Rock Art & Rockets

Java’s future is in your hands, urges Steve Poole at JAX London

Elliot Bentley

“In 2015, is Java just going to be 20 years old, or is it going to be new and vital?” asked IBM’s Poole in his JAX London keynote.

Opening day two of JAX London with a keynote titled ‘Rock Art & Rockets’, Steve Poole of IBM issued a self-described “impassioned plea” for attendees to get more involved in the Java community. “This talk is about you, and how you can participate,” he emphasised. “The future of Java is squarely in your hands.”

The talk itself was divided into three parts, the first covering a brief history of Java and the context into which it was born into. The importance of Java, said Poole, was how it helped prevent the internet from being dominated by closed-source, proprietary languages, as competing companies came together to collaborate on open technology.

Poole briefly explored Moore’s Law, which was also touched upon in the community keynote. Using pizzas of increasing size as an analogy for increasing transistor density, he said that the real question is what extra toppings should be added. Interestingly, Poole’s data suggested that Java developers are actually receiving performance improvements at a greater rate than Moore’s law dictates – far above other languages – as the language improves.

The second part of the keynote was on “today’s challenges”, which included the cloud, app stores, the emergence of four industry-dominating giants, attempting to compete with attractive new programming languages and encouraging the adoption and use of new Java capabilities.

Poole repeatedly told the audience that “we” – referring to IBM, Oracle and other Java-centric companies – could take Java in any direction, should developers shout loud enough.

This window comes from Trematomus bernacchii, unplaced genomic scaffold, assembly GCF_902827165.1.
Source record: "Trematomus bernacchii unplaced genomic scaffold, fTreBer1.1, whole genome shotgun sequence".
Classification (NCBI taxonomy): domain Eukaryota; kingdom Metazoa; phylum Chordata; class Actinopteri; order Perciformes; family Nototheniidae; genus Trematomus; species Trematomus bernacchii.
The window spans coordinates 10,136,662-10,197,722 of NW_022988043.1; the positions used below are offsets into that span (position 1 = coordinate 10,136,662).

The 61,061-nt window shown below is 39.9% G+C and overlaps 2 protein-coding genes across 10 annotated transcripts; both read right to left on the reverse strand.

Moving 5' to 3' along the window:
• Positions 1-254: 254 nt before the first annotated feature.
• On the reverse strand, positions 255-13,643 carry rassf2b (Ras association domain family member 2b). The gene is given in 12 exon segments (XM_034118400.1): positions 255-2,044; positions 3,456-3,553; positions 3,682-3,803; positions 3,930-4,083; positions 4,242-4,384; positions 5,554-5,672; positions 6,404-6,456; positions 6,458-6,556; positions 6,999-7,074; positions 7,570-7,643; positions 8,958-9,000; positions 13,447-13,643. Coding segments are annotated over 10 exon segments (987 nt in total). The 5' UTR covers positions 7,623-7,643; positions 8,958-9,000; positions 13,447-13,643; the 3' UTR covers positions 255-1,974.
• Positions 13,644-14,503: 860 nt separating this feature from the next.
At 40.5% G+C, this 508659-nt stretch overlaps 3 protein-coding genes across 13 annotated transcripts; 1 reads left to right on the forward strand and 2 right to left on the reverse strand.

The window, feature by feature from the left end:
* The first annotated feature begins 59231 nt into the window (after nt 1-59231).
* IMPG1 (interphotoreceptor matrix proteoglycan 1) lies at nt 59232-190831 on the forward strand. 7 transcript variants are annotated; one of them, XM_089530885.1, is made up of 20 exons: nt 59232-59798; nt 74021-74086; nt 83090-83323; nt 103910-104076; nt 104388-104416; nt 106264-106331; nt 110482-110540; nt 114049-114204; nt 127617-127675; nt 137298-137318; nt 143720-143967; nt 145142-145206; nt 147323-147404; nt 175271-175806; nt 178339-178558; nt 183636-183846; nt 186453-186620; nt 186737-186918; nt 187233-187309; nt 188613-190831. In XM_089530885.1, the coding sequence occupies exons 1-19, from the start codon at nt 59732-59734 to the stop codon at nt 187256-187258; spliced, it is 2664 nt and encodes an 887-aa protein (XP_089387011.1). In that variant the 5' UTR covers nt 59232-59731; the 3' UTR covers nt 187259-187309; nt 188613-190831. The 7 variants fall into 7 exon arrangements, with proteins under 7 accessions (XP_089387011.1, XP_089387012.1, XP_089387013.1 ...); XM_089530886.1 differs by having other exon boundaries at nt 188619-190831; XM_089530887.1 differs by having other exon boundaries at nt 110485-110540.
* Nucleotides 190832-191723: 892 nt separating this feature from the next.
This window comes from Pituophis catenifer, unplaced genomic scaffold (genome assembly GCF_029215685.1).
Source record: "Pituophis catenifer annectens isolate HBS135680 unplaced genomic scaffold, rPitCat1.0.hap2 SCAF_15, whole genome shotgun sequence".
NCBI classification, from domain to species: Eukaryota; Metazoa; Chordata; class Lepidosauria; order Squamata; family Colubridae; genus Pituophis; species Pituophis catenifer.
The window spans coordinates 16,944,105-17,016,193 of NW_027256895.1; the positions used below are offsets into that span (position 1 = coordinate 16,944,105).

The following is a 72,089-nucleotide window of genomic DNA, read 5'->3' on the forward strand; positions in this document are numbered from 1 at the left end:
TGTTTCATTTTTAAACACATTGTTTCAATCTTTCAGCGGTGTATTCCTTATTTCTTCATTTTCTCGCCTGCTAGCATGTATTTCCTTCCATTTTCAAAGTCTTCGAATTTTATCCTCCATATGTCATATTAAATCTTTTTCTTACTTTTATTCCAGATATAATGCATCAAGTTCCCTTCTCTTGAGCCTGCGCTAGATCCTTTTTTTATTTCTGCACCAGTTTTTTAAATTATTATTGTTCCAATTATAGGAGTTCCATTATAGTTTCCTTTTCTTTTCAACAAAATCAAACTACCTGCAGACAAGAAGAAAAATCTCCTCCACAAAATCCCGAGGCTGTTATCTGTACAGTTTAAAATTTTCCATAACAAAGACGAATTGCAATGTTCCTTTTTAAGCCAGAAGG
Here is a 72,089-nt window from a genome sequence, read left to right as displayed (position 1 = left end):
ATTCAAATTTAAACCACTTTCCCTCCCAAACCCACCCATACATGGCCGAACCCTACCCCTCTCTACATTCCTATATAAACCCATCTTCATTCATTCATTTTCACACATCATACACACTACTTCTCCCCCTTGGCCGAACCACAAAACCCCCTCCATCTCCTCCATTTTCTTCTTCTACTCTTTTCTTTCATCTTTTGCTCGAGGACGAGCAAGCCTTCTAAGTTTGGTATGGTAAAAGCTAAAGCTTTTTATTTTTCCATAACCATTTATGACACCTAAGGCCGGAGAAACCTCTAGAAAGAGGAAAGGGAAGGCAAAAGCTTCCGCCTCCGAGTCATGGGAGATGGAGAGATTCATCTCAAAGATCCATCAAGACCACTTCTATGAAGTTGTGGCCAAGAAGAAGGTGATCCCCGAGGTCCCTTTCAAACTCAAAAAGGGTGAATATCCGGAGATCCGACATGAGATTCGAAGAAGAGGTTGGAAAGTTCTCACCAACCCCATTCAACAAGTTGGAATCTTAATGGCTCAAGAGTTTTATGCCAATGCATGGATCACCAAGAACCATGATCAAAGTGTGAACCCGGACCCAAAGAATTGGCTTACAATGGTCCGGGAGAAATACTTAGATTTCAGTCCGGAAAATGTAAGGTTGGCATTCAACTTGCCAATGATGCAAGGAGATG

“Do you want Java on the iPhone?” he asked at one point. “If you want it, you need to let us know.” Later, he added: “Do you guys want a Java app store? If you let us know [that] it’s something we want, then we can do it.”

Similarly, he urged the audience to reflect on what makes newer languages like node.js and Clojure so attractive, and bring these ideas back to Java. “When you say, ‘I want to learn Java, but…’, tell us what that is,” he said.

Another way the Java community can help shape the future of Java is to test it out, said Poole. For example, “the modularity story [the Jigsaw project, now scheduled for Java 9] is a bit of a mess – it’s bigger than Oracle anticipated, [and] they need people to help”.

He urged the audience to download the existing, unfinished modularity driver. “We need you to be using modularity against your applications”, he said. “[We need to know] what you love and what you hate.” Otherwise, when modularity arrives – “you get what you get”.

“All I want you to do is be visible,” said Poole in the final section of the keynote, which was titled ‘Your Choice’. “If you’re a caveman, and you’ve only just started using Java, you’re just as valuable as a person using Java to put rockets on the moon.”

“Writing blogs, reporting bugs, writing code – if you’ve got the time and resources to do it, then go do it!”

Poole ended with an epilogue explaining the title of the keynote (‘Rock Art & Rockets’, in case you’ve forgotten). “What’s Java going to be like in 2015?” he asked.

“It is just going to be 20 years old, or is it going to be new and vital? Do you want rock art or rockets?”

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